June 2012

Jun

20

1942

The fall of Tobruk

German troops make their way into the burning port of Tobruk.

Shells were coming more often now, the tanks with their big guns, had now got sight of the harbour. Boats of all kinds were trying to get away. Some were burning from end to end, passing just by our port, some of the men were jumping off and swimming to shore, some jumped off with kit on their backs and sunk. Later the rocket guns on the Harbour side were blown up, we began to think then.

Jun

19

1942

Rommel prepares the assault on Tobruk

A German half track in the desert ,1942.

An excellent piece of organisational work was now done in building up supplies for the assault. During our advance we had found some of the artillery depots and ammunition dumps, which we had been forced to abandon during the Cunningham offensive in 1941. They were still where we had left them, and were now put to good use.

Jun

18

1942

The British retreat in the Desert continues

A Grant tank crew loading up with ammunition from a truck, 18 June 1942.

Old King Cole was hollow cheeked and was beginning to look drudged with weariness. His moustache was droopy and his eyes were red. He had two septic places on his face and, every now and then his right eye twitched uncontrollably. He was unshaven and gaunt. From his dusty boots to his battered hat he was taking on the colour of the desert.

Jun

17

1942

The strain of constant battle readiness on Malta

A Vickers Wellington Mark IC of No. 38 Squadron RAF Detachment, taxying at Luqa, Malta. Seven aircraft of the Squadron were detached to Malta from Shallufa, Egypt, between August and October 1941 for operations over the Mediterranean and Italy.

What really worries me is the way my body’s in open revolt. For weeks past I’ve fought the increasing Dog pain, and, in the last few days, its utter lifelessness; but this morning I’ve been vomiting without success in the ruins of a stone house behind my Spitfire, vomiting into my oxygen mask while flying over the harbour, and repeatedly leaving this tent after coming down on the ground again.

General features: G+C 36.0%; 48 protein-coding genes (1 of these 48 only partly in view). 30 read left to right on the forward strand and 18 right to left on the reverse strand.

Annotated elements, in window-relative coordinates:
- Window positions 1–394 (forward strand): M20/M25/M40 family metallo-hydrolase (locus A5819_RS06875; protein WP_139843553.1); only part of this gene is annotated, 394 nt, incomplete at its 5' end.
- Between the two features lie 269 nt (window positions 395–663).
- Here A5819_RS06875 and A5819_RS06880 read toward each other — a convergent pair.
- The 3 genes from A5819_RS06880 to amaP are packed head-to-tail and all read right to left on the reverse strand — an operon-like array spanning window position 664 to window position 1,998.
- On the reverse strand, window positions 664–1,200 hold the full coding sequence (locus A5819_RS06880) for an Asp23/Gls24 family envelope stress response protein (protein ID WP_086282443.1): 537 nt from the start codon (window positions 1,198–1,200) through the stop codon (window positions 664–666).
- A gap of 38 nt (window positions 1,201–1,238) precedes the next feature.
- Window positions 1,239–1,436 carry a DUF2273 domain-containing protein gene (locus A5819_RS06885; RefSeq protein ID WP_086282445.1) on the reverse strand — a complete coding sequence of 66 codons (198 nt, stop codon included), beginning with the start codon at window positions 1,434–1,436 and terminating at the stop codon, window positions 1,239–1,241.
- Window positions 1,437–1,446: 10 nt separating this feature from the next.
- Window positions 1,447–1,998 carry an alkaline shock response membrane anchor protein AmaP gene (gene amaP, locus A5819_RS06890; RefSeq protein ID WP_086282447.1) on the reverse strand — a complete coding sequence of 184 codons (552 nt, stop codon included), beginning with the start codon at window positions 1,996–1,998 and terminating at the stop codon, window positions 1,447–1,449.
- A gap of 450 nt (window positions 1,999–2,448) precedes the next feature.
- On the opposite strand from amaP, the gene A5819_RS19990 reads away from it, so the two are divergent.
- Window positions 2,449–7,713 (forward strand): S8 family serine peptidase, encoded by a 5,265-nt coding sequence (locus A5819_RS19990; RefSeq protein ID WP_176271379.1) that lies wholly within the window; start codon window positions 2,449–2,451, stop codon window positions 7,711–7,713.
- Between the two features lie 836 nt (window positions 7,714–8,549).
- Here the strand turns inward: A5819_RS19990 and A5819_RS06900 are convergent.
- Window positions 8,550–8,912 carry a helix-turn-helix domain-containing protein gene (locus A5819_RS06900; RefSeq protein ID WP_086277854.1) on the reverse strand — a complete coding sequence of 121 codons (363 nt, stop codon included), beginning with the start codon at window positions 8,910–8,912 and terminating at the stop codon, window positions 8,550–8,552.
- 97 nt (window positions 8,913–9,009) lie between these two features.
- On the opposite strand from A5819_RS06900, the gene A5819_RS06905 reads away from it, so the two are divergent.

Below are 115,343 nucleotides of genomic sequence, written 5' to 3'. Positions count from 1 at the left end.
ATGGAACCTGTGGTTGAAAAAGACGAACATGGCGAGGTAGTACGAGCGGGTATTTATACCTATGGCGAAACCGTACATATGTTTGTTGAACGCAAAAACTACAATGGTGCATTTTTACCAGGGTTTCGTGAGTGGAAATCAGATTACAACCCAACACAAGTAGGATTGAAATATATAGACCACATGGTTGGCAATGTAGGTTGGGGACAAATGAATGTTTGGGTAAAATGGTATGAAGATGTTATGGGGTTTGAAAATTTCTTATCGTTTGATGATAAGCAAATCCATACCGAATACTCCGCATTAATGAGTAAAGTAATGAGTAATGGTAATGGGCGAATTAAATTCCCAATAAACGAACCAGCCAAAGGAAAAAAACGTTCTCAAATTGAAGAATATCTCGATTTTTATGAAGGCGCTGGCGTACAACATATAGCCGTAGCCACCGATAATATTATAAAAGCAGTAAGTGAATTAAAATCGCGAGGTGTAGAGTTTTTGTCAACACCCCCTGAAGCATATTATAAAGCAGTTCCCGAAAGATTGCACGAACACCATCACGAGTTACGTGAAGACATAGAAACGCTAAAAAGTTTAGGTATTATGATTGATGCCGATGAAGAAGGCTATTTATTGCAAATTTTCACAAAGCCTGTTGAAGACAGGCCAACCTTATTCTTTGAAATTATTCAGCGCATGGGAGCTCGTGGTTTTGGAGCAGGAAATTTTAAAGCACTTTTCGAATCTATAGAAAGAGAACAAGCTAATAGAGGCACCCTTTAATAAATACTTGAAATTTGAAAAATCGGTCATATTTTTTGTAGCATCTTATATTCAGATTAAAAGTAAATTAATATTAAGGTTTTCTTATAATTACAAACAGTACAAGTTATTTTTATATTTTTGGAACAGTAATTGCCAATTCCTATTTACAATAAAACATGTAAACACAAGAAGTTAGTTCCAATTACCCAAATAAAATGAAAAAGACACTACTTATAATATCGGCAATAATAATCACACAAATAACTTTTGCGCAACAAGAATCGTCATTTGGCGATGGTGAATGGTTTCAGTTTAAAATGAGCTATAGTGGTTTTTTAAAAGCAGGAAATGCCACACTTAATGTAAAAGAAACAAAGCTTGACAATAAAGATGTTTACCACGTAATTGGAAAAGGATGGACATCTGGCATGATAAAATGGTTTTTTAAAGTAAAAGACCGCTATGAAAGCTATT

Jun

16

1942

The ‘Gazala Gallop’ gets under way

A 25-pdr field gun firing at night, June 1942.

A troop of heavy artillery pieces were attacked by German tanks which closed in under the range of the guns. The men stood to attention by their pieces after the guns were spiked and awaited capture. They were shot to a man. The only men who escaped were the ammunition files some distance behind the guns. Whether this deed was committed out of sheer savagery or because of the inability to take prisoners no one knows.

Jun

15

1942

HMS Bedouin charges the Italian fleet

The 'Tribal class' destroyer HMS Bedouin at anchor in Iceland when she was waiting to join an Arctic convoy.

I knew the bridge had been hit; the compass repeater was shaken out of its gimbals and I had had water and paint flakes dashed at me, but the splendid Bedouin was forging ahead and closing the gap minute by minute, Montgomery was passing news to the plot and Moller was standing by to fire torpedoes – wounded himself and with his assistant lying dead beside him.

Jun

14

1942

Under Stuka dive bomb attack in the Mediterranean

The old World war I battleship HMS Centurion had been reclassified as a convoy escort ship and was at the centre of Operation Vigorous.

The enemy was obviously using every available aircraft in a determined effort to claim as many victims as possible before nightfall restricted aerial activity. But, in spite of the number of bombers engaged, they obtained no more hits. As the day slowly advanced, weary cursing, sweating gunners, firing as fast as their ammunition could be loaded, cast many an apprehensive glance at the sun. They dreaded the coming twilight but hoped that the following darkness would bring them a little respite.

Jun

13

1942

‘Black Saturday’ for the British Eighth Army

German panzer III tank with burning British lorry.

The front line British tanks called for assistance, and launched an attack from the north to cut through the base of Rommel’s wedge. They ran at once on the 88-millimetre guns that had been concealed in the night. Simultaneously, the tip of the enemy wedge threatened the British armoured headquarters which were forced to decamp hurriedly eastwards. During this move the headquarters lost contact with a great part of the tanks joined in battle.

Jun

12

1942

Under Stuka dive bomb attack in the desert

A CMP 3-ton truck carrying infantry passes along a road as bombs from Stuka dive-bombers explode in the distance, 4 June 1942.

A solitary Bofors gun to the north loosed off a magazine clip of five. Boom, boom, boom, boom, boom. We knew only too well what that meant. The familiar prelude to an air raid. Someone shouted, ‘Coulu’ and Lieutenant Hester Hewitt, who was relaying fire orders form the O.P. yelled, ‘Take cover.’ We dived into the slit trenches. ‘The bastards are early this morning,’ said Ross, ‘they must have taken off in the fugging dark.’

Jun

11

1942

A loyal soldier executed by the Nazis

Panzer IV tanks  from the Gross Deutschland Division make their way over a railway bridge

Now I know the full fury of these Military Laws. Overnight I was branded as a criminal just for making a few derogatory remarks about the government. And for that apparently I must lose my life, my honour, my friends and my place in human society. How could all this happen? I had a good enough reputation up to now, and so far as I know I was regarded as a decent man with a normal sense of duty.